#swimisodes World Champion Junya Koga demonstrates the one arm backstroke drill. This swim drill enables the swimmer to isolate the movement and position of the arm during the entry and underwater pull. Race Club coach, Gary Hall Sr. explains the importance of taking the time to feel the bent arm position of the underwater pull. Along with proper head position and body alignment, bending the arm the right amount reduces frontal drag and allows for greater propulsion. A straight arm pull in backstroke is equivalent to a deep straight arm pull in freestyle, where the swimmer maximizes drag forces. It also weakens the pulling force. In order to swim more efficiently and therefore faster, the right bend in the elbow in backstroke seems to range from about a 120 to 140 degree angle during the propulsive phase. Bending the elbow to that degree, a swimmer must rotate to the side in order to keep the hand from breaking the surface, causing a loss of power. Swimming one arm at a time can ensure the swimmer is bending the arm at the appropriate angle and pulling cleanly through the water.
Junya’s consistent 6 beat kick and strong core allows for full body rotation. With a clean hand entry at shoulder width, he sets himself up for an early catch and reduced drag pull with a bent arm. Another value of the one arm backstroke is that the swimmer can feel the power of the propulsive phase as the hand and arm pulls by the body underwater. While maintaining a proper head position, the one arm backstroke drill can help the swimmer achieve the most efficient pull. The swimmer can concentrate on every aspect of the underwater pull in backstroke with one arm drill.
#swimisodes Learn how to improve butterfly technique with Olympic Gold Medalist and World Record Holder Roland Schoeman and Coach Gary Hall. Butterfly is a challenging swimming stroke because it requires tremendous upper body strength and a strong kick. In order to perform great butterfly technique a swimmer not only needs great conditioning but also perfect timing. Good swimming technique for fly also requires minimizing the frontal drag forces that are so overpowering to all swimmers.
Frontal drag in the butterfly increases significantly when the front breath is taken, caused by a shift from a horizontal to a more vertical body position in the water. The more vertical the body, the greater the frontal drag force. To make matters worse, the breath occurs during the fastest point in the stroke cycle, when the body can be travelling at nearly 7 miles per hour in elite butterflyers, faster than any other stroke including Freestyle.
To lessen the frontal drag in butterfly, Roland demonstrates in this Swimisode one our favorite swim drills at The Race Club, the butterfly skate drill. With this important swim drill, swimmers can learn to keep their shoulders lower and elevate more with their necks to get the breath, resulting in a faster and easier butterfly technique.
The best streamline swimming position has become a center for controversy in swimming. At The Race Club, we believe the best way to streamline is by squeezing the elbows together behind the head and by pressing the shoulders up away from the sockets, with legs together, toes pointed and chin tucked down almost to the chest. The stomach then excavates, the skin tightens and the whole body is in alignment. We call this position the hyper-streamline. It is not a comfortable position nor a natural human position to be in. Therefore, swimmers tend to not use a hyper-streamline often and when they do, it is rarely executed with 100% precision.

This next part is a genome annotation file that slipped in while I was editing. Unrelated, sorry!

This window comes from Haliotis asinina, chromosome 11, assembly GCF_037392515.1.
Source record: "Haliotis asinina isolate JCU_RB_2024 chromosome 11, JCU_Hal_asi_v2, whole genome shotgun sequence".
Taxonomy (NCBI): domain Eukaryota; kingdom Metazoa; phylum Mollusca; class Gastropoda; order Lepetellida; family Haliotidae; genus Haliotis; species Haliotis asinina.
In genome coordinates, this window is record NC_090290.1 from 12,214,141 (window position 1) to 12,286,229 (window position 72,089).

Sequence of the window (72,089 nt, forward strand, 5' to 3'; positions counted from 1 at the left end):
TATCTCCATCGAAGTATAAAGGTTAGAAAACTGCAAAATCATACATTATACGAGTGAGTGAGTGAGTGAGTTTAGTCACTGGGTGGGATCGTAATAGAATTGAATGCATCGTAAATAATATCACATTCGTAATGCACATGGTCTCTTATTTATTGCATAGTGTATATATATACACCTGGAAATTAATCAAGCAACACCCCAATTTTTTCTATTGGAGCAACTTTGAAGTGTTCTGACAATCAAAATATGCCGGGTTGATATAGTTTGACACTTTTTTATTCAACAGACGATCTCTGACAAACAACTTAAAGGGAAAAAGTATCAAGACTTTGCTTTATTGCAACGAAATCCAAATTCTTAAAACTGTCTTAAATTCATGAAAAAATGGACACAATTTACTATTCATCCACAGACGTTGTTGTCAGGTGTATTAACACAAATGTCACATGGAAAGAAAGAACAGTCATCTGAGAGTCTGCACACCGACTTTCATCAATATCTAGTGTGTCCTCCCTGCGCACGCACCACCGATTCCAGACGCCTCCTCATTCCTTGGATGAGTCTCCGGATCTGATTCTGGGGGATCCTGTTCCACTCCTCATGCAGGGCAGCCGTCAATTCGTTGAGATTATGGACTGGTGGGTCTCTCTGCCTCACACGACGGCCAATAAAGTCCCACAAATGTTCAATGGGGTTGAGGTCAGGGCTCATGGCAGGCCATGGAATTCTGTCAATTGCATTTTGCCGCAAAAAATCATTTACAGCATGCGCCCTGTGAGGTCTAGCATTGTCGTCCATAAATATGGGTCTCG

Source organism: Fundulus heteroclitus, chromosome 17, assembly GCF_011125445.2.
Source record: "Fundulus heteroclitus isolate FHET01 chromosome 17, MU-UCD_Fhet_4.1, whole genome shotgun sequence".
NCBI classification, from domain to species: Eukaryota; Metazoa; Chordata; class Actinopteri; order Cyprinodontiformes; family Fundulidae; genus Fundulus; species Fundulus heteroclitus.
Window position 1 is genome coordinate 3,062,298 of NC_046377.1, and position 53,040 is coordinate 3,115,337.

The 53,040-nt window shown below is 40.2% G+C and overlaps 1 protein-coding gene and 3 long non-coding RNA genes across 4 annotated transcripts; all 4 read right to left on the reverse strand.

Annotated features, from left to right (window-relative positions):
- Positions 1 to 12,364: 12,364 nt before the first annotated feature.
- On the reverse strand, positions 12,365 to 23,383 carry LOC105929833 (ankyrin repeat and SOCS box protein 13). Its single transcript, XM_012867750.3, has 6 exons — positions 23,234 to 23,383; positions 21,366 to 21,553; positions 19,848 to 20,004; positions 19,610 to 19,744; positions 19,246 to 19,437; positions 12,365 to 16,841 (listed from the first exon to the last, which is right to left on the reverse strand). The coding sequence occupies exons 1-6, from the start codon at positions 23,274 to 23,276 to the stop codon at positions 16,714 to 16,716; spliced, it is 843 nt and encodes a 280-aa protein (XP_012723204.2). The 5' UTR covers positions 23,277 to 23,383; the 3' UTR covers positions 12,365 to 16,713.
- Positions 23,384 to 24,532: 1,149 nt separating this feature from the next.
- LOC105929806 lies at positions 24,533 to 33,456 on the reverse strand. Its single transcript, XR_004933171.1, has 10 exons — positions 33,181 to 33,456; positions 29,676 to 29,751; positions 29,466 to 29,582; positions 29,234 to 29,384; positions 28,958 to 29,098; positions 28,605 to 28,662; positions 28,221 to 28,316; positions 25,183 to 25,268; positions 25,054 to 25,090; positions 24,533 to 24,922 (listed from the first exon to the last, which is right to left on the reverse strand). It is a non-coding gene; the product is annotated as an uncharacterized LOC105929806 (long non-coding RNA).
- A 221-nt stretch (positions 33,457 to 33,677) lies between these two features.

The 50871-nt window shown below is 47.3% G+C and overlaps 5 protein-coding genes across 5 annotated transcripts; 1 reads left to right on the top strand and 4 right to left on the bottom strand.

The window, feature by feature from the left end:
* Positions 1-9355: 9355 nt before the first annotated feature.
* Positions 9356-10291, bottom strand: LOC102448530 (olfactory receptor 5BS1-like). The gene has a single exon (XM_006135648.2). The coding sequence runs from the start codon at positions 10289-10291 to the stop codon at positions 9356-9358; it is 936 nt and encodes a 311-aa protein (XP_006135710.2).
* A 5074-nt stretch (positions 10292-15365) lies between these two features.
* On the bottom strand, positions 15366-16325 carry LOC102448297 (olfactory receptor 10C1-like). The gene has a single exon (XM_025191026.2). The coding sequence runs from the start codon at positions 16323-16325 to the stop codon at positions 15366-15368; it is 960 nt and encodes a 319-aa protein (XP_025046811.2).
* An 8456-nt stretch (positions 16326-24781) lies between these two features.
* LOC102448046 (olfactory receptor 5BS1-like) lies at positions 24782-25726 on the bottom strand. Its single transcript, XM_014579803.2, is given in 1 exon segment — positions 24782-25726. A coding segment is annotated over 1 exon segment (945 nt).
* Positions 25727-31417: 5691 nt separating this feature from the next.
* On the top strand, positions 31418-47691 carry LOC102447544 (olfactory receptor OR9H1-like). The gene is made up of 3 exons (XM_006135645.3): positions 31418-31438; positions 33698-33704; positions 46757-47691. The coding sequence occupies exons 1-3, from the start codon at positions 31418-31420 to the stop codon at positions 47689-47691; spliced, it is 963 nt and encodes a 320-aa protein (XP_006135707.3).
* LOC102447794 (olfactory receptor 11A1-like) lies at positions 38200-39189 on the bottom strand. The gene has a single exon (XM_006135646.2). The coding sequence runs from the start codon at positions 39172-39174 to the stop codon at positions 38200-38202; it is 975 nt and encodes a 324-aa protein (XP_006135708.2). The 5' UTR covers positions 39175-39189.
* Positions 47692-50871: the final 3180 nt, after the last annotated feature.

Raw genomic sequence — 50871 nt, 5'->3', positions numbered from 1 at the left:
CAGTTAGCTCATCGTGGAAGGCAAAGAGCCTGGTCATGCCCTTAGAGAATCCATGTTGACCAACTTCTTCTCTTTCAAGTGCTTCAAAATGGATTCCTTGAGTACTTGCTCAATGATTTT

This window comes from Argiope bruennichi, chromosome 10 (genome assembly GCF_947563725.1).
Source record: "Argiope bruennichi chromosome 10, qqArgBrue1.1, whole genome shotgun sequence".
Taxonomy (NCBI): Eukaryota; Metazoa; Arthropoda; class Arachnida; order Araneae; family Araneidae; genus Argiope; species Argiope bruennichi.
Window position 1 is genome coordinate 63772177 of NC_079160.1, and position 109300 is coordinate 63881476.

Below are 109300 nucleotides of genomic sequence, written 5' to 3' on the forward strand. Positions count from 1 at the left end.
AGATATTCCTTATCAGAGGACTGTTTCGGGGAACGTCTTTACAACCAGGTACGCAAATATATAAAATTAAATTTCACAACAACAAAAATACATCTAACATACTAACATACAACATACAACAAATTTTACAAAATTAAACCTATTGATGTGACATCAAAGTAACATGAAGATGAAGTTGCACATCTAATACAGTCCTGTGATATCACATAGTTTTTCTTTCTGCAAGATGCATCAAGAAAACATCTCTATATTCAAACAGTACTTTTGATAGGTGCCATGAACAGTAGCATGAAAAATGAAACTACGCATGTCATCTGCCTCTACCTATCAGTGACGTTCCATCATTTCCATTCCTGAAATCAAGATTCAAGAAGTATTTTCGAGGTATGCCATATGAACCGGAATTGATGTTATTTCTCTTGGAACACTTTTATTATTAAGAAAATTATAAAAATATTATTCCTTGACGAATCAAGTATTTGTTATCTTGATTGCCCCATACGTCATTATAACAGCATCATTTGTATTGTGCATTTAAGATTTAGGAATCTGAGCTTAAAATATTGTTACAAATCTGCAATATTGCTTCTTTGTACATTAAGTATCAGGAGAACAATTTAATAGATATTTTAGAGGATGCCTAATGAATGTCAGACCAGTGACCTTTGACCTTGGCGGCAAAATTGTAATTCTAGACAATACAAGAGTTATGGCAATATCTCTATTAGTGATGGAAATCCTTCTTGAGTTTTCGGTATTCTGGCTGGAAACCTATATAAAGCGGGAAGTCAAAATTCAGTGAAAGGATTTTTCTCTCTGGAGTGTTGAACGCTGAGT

In this Swimisode, learn techniques we teach at the Race Club swim camps that will help you improve your swimming streamline. Coach Gary Hall explains how to feel the benefits of the hyper-streamline position by creating a contest among the elite swimmers. In this Swimisode, swimmers push off the wall in different positions that allow them to feel the drag forces at work and to appreciate the extra effort required to streamline tightly. You will discover why water is such an unforgiving medium to be in because it is 800 times denser than air.
Watch Backstroke World Champion Swimmer, Junya Koga, Open Water Swimming Champ Lexie Kelly and Olympic Gold Medalist and 4 time Olympian Roland Schoeman demonstrate a perfect swimming streamline. Learn how to perform the best and tightest streamline and have fun while doing it! As an additional drill and exercise, we advocate kicking with Finis alignment board and DMC mono snorkel in the hyper-streamline position for proper body alignment.
In this first of many #swimisodes on swimming starts, Coach Gary Hall teaches the proper distance one should maintain between feet both side to side and back to front on the modern swimming starting block.
Getting off to a good start can make or break a race but many of us don’t have advice on how to setup and execute great swimming starts. In this swim technique video series on various swimming start techniques we will guide you through the essentials that we believe will lead to not only faster but also safer swimming starts and much faster results in the pool. With the limited amount of swimming starting blocks that have the back foot plate and side grips, many of us use these for the first time at a competition. We hope this video will get you thinking about the change in swimming start technique that you might expect when transitioning to these new blocks and how you can use these features as an advantage.
In this Vinyasa Yoga for Swimmers we focus on the legs. Swimmers tend to have tight psoas, quadriceps, glutes (gluteal), hip flexors and lower back due to kicking with straight leg and pointed toe for long periods of time. Hyper extension of the knees is common amongst Swimmers leading to severe tightness and limited mobility in those areas. In this intense 20 minute Vinyasa flow yoga practice, we focus on stretching these regions of the legs that tend to be tight in swimmers. We will do poses that release tension in the hips, quads and glutes creating more mobility in these muscles that will result in a more powerful kick. Keep in mind that with all these poses, there are modifications that can be used and we recommend using a yoga block for support. Each swimmer has their own needs in the pool, in dryland training, mental training, nutrition and recovery.